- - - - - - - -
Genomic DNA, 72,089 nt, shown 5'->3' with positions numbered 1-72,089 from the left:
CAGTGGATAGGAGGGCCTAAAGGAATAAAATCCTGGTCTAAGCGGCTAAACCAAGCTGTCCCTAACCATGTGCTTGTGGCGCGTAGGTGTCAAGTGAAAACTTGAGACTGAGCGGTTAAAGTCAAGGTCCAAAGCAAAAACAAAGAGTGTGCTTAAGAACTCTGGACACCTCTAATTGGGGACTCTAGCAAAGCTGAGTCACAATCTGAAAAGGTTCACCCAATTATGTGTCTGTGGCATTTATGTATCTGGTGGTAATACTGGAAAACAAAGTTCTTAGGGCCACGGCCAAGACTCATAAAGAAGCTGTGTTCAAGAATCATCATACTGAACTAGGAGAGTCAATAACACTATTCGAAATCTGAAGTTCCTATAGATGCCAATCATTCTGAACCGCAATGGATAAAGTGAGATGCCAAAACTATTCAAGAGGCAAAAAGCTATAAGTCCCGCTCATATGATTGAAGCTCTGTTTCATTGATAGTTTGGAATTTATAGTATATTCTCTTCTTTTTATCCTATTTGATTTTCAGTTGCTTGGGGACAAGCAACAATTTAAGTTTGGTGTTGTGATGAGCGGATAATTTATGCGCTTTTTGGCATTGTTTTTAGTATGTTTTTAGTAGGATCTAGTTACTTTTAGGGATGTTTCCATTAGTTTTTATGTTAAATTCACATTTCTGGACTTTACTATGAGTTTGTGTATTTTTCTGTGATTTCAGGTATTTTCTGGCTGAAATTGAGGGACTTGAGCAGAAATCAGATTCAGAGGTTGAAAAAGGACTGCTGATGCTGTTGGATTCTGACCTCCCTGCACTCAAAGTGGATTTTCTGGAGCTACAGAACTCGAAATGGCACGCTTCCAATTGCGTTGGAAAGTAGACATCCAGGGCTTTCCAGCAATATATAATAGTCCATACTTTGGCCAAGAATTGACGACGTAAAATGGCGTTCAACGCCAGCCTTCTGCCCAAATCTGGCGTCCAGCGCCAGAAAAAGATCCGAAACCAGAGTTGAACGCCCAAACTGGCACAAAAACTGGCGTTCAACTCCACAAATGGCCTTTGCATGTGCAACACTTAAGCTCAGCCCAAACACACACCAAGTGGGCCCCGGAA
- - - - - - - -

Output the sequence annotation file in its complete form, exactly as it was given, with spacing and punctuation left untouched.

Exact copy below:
Genomic DNA, 72,089 nt, shown 5'->3' with positions numbered 1-72,089 from the left:
CAGTGGATAGGAGGGCCTAAAGGAATAAAATCCTGGTCTAAGCGGCTAAACCAAGCTGTCCCTAACCATGTGCTTGTGGCGCGTAGGTGTCAAGTGAAAACTTGAGACTGAGCGGTTAAAGTCAAGGTCCAAAGCAAAAACAAAGAGTGTGCTTAAGAACTCTGGACACCTCTAATTGGGGACTCTAGCAAAGCTGAGTCACAATCTGAAAAGGTTCACCCAATTATGTGTCTGTGGCATTTATGTATCTGGTGGTAATACTGGAAAACAAAGTTCTTAGGGCCACGGCCAAGACTCATAAAGAAGCTGTGTTCAAGAATCATCATACTGAACTAGGAGAGTCAATAACACTATTCGAAATCTGAAGTTCCTATAGATGCCAATCATTCTGAACCGCAATGGATAAAGTGAGATGCCAAAACTATTCAAGAGGCAAAAAGCTATAAGTCCCGCTCATATGATTGAAGCTCTGTTTCATTGATAGTTTGGAATTTATAGTATATTCTCTTCTTTTTATCCTATTTGATTTTCAGTTGCTTGGGGACAAGCAACAATTTAAGTTTGGTGTTGTGATGAGCGGATAATTTATGCGCTTTTTGGCATTGTTTTTAGTATGTTTTTAGTAGGATCTAGTTACTTTTAGGGATGTTTCCATTAGTTTTTATGTTAAATTCACATTTCTGGACTTTACTATGAGTTTGTGTATTTTTCTGTGATTTCAGGTATTTTCTGGCTGAAATTGAGGGACTTGAGCAGAAATCAGATTCAGAGGTTGAAAAAGGACTGCTGATGCTGTTGGATTCTGACCTCCCTGCACTCAAAGTGGATTTTCTGGAGCTACAGAACTCGAAATGGCACGCTTCCAATTGCGTTGGAAAGTAGACATCCAGGGCTTTCCAGCAATATATAATAGTCCATACTTTGGCCAAGAATTGACGACGTAAAATGGCGTTCAACGCCAGCCTTCTGCCCAAATCTGGCGTCCAGCGCCAGAAAAAGATCCGAAACCAGAGTTGAACGCCCAAACTGGCACAAAAACTGGCGTTCAACTCCACAAATGGCCTTTGCATGTGCAACACTTAAGCTCAGCCCAAACACACACCAAGTGGGCCCCGGAA